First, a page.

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n set of rival and discordant expositions ? Or hour would this be avoided by changing the plan of treating the subject from Mr . B . 's to Dr . Smith ' s , or to any other that may be suggested ? A theological lecturer is certainly not bound to suppress the expression of his own opinions in his class ; and provided that his pupils are prepared not to be the passive recipients of his sentiments , bui to reflect on all that is laid before them , and draw
conclusions for themselves , it is reasonable and natural that they should have the benefit of his thoughts on the subject before them , as well as those of others : but whilst he faithfully executes the duty of opening to them the existing sources of information , his own opinion cannot be essential , and there may be circumstances in which it is much better for him not to bring it forward at all . If Mr . Belsham had added doctrinal comments of his own , we may be sure that he would now be accused of having attempted unduly to bias the minds of his pupils . If the fair statement of whatever has been said
most important on each side of a disputed question , be not " a method well calculated to lead into the path of convincing evidence and well-ascertained truth , " we must presume that the plan preferred is making known only what has been said on one side ; or , if they cannot be concealed , accompanying the arguments on the other side with such depreciating comments as may effectually prevent their receiving any real attention . Why the demand for profound and impartial thought on the most important topics of human inquiry , that which might be supposed to have , of all possible
employments , most tendency to sober the mind and impress it with a feeling of solemn responsibility , should be judged likely to excite " party feeling , wordy disputation , unholy levity , and rash decision , " is what we cannot understand , nor can we conceive how the prerequisites for the successful study of the Scriptures demanded by Dr . Smith in the passage immediately following that which we have quoted , should appear to him to be opposed to the views of his rival , or to be any thing different from what every theological instructor , whatever might be his peculiar opinions , must desire to find amongst those whose studies he is called upon to direct .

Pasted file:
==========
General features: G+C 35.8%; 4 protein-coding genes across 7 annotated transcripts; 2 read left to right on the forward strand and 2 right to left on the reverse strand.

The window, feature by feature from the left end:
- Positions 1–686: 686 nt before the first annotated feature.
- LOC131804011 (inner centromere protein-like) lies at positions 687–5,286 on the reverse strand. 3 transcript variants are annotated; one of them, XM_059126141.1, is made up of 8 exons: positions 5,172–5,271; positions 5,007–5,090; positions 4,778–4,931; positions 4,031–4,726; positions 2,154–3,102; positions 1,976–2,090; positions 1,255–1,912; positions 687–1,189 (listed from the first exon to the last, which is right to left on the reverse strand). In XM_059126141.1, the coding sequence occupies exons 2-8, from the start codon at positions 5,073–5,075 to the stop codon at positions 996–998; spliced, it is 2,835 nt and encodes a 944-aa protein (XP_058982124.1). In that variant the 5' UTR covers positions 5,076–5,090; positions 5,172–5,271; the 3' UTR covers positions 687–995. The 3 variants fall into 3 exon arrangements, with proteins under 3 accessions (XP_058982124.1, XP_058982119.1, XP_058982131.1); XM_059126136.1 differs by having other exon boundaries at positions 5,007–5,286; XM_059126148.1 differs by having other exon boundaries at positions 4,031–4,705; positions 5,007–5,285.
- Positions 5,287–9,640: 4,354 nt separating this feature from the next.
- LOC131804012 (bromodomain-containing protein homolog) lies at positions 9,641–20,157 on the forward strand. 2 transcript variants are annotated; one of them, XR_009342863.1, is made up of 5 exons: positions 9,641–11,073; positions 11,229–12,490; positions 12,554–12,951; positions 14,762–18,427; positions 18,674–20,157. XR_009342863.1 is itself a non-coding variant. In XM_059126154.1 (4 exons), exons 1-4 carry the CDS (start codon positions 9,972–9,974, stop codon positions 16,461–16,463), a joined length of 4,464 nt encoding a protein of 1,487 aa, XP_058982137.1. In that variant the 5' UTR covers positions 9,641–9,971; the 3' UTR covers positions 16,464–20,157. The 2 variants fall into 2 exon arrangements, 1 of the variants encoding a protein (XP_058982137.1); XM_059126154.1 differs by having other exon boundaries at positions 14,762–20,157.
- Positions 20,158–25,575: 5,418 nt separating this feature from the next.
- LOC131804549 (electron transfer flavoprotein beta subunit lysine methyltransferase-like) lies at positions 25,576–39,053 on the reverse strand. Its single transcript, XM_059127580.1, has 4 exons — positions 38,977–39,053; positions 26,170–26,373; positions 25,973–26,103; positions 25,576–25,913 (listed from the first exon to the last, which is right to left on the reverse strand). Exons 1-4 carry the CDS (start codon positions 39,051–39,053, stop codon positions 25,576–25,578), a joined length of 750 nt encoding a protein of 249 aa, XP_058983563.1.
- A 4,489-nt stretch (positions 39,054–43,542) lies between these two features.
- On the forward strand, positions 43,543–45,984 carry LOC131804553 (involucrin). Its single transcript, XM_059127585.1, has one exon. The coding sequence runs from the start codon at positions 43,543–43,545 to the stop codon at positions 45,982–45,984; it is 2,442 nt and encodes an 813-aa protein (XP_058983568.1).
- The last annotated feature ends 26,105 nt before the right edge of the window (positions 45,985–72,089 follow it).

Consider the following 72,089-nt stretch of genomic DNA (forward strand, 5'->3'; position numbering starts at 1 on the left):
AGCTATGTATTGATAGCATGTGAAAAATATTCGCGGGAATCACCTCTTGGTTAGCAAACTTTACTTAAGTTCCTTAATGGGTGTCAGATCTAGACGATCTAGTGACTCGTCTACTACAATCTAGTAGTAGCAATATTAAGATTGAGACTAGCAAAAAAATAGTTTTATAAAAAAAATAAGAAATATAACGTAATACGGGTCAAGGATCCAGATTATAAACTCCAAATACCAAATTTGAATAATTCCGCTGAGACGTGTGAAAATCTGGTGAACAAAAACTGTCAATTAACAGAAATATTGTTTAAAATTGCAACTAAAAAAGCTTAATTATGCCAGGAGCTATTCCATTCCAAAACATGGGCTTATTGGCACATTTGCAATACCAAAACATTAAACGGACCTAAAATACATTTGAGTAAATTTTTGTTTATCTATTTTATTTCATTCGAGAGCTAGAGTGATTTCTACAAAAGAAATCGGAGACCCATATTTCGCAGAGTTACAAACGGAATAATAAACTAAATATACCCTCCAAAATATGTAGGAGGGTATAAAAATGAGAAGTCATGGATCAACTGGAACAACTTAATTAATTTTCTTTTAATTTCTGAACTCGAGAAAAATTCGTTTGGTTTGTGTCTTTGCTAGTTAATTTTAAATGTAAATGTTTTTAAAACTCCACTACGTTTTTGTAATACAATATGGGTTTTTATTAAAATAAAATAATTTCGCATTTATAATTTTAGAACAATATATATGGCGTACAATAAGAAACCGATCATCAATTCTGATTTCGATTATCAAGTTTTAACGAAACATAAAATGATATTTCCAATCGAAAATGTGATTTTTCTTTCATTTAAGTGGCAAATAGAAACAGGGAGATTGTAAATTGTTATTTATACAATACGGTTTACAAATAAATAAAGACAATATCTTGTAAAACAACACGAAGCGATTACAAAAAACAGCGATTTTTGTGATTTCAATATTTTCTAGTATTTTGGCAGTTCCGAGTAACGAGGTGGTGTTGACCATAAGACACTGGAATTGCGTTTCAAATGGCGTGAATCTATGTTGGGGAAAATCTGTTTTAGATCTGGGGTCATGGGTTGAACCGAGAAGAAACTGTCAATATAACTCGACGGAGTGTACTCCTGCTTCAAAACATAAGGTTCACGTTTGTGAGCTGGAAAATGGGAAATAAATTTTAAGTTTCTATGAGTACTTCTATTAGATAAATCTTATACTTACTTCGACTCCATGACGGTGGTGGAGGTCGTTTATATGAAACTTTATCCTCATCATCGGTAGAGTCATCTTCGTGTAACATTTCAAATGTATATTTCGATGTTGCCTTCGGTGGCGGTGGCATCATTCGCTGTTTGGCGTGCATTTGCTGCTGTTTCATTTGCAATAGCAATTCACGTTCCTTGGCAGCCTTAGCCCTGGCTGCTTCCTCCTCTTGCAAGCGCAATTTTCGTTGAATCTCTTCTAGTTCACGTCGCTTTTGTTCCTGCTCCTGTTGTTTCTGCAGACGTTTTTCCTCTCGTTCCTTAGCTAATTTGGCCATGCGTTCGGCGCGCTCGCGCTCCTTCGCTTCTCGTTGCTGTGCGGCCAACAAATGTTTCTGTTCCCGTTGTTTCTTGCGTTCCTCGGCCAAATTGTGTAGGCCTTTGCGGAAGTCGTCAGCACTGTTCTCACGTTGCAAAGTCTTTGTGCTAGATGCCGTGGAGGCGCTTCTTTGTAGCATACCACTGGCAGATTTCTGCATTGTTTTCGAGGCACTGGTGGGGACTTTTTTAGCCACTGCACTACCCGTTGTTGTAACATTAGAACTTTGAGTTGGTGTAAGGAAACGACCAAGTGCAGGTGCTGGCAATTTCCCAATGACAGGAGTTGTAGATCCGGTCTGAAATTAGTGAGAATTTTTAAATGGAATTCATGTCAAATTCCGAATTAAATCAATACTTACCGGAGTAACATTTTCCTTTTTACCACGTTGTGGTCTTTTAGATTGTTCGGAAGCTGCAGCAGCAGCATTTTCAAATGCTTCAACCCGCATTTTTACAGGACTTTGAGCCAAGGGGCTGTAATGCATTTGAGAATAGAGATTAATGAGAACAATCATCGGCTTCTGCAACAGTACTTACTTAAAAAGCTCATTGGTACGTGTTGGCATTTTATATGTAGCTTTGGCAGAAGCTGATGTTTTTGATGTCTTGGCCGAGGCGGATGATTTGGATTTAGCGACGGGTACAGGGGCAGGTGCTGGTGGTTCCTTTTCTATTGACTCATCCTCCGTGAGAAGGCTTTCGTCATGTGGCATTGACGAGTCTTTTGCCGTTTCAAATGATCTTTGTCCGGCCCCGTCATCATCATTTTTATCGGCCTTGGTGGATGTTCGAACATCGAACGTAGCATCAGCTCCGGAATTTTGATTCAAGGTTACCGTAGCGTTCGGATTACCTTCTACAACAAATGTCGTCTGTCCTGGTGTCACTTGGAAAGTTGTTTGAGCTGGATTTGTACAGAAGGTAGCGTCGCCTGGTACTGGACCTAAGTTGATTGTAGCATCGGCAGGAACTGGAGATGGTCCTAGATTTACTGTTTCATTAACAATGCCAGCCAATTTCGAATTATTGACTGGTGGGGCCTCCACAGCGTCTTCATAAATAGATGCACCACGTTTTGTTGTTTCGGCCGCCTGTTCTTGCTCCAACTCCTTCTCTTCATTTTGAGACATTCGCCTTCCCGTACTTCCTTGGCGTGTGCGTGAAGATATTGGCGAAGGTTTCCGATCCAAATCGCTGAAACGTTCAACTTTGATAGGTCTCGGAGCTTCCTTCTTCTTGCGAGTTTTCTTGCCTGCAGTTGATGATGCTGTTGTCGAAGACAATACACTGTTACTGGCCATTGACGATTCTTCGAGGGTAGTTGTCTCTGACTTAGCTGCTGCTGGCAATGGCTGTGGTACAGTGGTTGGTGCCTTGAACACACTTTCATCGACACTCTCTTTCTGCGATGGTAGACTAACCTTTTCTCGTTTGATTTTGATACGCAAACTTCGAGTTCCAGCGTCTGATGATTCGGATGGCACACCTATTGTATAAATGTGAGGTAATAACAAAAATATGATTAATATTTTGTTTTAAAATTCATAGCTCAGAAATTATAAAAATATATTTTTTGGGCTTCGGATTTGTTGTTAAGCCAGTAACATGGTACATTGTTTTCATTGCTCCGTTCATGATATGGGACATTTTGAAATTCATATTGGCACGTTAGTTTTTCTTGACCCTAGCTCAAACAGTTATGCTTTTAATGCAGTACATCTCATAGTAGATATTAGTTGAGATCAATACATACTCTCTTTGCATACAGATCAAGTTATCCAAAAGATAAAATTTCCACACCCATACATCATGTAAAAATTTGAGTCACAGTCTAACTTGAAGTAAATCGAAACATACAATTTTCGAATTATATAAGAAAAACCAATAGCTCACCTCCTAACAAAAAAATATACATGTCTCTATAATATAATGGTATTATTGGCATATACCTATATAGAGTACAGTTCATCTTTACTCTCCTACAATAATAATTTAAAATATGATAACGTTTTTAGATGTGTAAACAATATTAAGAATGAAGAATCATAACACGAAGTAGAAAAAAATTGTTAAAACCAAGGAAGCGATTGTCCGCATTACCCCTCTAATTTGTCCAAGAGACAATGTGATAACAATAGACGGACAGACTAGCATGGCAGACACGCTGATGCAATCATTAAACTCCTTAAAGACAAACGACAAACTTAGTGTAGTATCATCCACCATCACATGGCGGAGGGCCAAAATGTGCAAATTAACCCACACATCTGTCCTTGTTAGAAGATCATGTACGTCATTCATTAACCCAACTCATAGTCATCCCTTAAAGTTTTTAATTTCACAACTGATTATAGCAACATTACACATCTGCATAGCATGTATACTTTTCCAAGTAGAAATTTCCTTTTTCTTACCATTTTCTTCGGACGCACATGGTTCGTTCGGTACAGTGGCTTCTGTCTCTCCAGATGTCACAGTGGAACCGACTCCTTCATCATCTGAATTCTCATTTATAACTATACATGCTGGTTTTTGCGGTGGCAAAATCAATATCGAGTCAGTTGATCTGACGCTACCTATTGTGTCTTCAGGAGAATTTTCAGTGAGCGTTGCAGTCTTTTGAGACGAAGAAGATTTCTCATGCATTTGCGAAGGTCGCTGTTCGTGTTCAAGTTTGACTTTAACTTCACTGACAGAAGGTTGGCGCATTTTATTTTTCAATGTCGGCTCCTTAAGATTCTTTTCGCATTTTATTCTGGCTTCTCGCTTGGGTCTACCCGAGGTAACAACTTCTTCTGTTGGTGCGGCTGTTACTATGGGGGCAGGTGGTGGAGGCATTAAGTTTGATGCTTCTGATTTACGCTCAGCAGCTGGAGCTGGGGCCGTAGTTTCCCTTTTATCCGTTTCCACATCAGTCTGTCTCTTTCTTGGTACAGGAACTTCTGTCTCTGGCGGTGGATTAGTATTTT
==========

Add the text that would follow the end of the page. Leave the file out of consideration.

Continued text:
Guided by the arrangement of Dr . Smith's work , we shall now apply ourselves to notice such portions of it as the limits within which this article mu « t necessarily be confined , will allow us to select for animadversion ; and we must begin by exposing the sophistry of the first chapter , entitled , " On the Evidence proper to this Inquiry : " " We cannot , " says Dr . S ., ** reasonably doubt of the Unit y of God , in
every sense in which unity is a perfection : but to the exact determination of that sense we are not competent . A manifest unity of intelligence , design , and active power , does not warrant the inference that unity in all respects , without modification , is to be attributed to the Deity . For any thing that we know , or are entitled to presume , there way be a sense of the term unity which implies restriction , and would be incompatible with the possession of all possible perfection . "—P . 10 .
We ascribe unity to the Deity . Unity is a word—a significant sounda sound significant ( like all words ) only from the power of association , and having no sense inherent in itself which may remain unknown to those acquainted with its ordinary usage . It is not like many words , the notions corresponding to which in different minds are very different : on the contrary , the meaning it conveys , on all other subjects besides the one now under consideration , is definite , clear , and universally agreed upon . Why then do we employ it upon this subject ? Either our meaning is the same as when we apply the same term to other subjects , or we use the word in a
Dr . J . P . Smith ' s Scripture Ttetiinvny to the Messiah . ?
Monthly Repository (1806-1838) and Unitarian Chronicle (1832-1833), Jan. 2, 1831, page 3, in the Nineteenth-Century Serials Edition (2008; 2018) ncse.ac.uk/periodicals/mruc/issues/vm2-ncseproduct2593/page/3/